A Michigan utility will pay $1.4 million in response to two separate natural gas explosions in the Detroit area that killed three people, injured others and caused millions of dollars in property damage.
Consumers Energy, one of the state’s two largest utility companies, will create a $1 million fund to help victims of natural gas disasters with shelter, food and clothing — a portion of which will go to study best safety practices and train utility workers along with first responders.
State Attorney General Bill Schuette said he sought the agreement after a February blast killed Daniel Malczynski, 58, of Detroit suburb Royal Oak, and damaged 30 homes.
State regulators on Monday fined Consumers Energy $340,000 for the incident because its crew failed to dig properly, which led to a gas leak, and then didn’t properly investigate how far that leak had spread. A worker knocked on Malczynski’s door but after getting no answer, left minutes before the deadly explosion.
The utility also got a $90,000 fine for not thoroughly investigating a leak before a December 2010 blast destroyed a furniture store in the Detroit suburb of Wayne, killing two employees and injuring the owner who was inside and a driver passing by.
Schuette said victims helped by the fund will not waive their right to sue Consumers, a unit of Jackson-based CMS Energy Corp. They also will be able to accept charitable assistance and insurance payments.
Schuette said the Royal Oak incident was “inexcusable.”
“It’s not good enough to just respond to victims after the fact. We must do all we can to ensure mistakes of the past are not repeated,” he said.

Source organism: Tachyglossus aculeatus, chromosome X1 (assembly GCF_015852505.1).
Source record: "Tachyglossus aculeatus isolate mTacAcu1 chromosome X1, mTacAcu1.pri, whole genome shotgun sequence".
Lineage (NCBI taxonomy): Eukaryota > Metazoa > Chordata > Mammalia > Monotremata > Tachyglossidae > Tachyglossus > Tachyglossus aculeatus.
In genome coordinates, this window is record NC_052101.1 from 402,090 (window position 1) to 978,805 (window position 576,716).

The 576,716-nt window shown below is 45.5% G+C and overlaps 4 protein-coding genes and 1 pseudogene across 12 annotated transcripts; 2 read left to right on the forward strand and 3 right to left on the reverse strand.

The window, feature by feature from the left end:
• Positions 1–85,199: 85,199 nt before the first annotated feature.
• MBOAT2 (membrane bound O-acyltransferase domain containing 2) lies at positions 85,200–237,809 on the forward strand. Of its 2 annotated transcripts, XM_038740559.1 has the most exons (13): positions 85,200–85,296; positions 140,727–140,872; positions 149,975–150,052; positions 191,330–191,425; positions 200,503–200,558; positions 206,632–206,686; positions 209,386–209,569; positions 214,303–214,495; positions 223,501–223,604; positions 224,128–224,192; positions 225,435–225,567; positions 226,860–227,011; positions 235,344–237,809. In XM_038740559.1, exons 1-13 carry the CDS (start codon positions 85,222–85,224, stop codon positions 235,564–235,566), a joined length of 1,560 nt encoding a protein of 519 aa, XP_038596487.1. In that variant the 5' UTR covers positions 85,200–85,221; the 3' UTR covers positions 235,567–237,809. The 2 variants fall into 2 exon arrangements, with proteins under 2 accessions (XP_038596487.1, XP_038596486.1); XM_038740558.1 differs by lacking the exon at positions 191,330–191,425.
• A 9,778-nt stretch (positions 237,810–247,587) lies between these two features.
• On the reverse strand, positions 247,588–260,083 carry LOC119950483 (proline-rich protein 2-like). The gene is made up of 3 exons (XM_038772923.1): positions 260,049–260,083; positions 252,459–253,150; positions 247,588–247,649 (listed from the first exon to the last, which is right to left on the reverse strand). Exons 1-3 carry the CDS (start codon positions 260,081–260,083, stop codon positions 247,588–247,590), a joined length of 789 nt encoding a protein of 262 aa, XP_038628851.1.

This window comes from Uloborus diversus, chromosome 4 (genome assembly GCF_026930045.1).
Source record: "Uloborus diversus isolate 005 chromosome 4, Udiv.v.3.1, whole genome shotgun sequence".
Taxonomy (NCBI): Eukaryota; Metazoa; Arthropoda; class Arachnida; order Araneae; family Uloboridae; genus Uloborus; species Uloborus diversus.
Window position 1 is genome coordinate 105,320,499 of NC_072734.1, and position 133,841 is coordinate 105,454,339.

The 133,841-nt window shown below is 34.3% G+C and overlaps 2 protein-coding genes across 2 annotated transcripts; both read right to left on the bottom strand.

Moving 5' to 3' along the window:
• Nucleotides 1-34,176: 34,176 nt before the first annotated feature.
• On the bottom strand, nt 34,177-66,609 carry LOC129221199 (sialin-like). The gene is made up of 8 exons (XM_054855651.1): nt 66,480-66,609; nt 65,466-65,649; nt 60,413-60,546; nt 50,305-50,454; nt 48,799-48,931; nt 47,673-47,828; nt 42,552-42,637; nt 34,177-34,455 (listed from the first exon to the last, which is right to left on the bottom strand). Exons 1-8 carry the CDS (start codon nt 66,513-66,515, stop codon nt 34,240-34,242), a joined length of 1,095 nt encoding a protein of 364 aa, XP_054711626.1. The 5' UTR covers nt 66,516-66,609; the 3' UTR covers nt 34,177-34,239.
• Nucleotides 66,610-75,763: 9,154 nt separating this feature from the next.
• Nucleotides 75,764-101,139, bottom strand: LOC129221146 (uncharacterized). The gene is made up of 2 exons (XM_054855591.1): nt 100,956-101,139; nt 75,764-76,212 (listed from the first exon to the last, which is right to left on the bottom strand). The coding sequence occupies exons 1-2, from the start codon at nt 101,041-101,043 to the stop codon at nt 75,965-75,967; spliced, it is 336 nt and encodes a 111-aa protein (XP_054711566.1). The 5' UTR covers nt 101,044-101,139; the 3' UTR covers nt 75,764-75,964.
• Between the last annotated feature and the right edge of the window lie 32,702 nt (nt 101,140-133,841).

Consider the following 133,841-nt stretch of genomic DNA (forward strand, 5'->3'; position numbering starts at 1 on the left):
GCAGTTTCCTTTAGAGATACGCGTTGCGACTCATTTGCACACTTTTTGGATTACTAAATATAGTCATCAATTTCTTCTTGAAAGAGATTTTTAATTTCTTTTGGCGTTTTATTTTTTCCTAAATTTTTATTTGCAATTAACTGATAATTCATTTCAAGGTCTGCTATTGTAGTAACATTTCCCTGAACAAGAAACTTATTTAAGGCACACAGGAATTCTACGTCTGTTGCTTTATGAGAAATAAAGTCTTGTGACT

The utility said it fully accepted the fines and agreement with the state.
It previously fired employees involved in the Royal Oak explosion and has settled a lawsuit with Malczynski’s family for an undisclosed amount.
“As we’ve said previously, these incidents failed to meet our standards, or the standards expected by our customers across Michigan. … We have reinforced our training and policy education for all employees who work on our natural gas system,” Consumers said in a statement.
A lawsuit filed by the estates of the two workers killed inside the William C. Franks Furniture store also ended up settled.
The state Public Service Commission, in a report released Monday, said “outside force” damaged a nearby gas main. The four factors blamed were the city of Wayne’s installation of a nearby sewer line, construction of a residential chain-link fence, the city’s pouring of a concrete wall and a possible sinkhole.
The PSC also found crews in Royal Oak, in replacing a steel main with a plastic main, made no attempts to remove sidewalks to see existing gas lines — a violation of the utility’s own rules — nor did they keep required distances between new and old lines. Regulatory staff also faulted Consumers for not having a supervisor on site.
Because the new Natural Gas Incident Response Fund is a charitable donation, the utility cannot recover the cost through natural gas rates charged to customers, according to the state.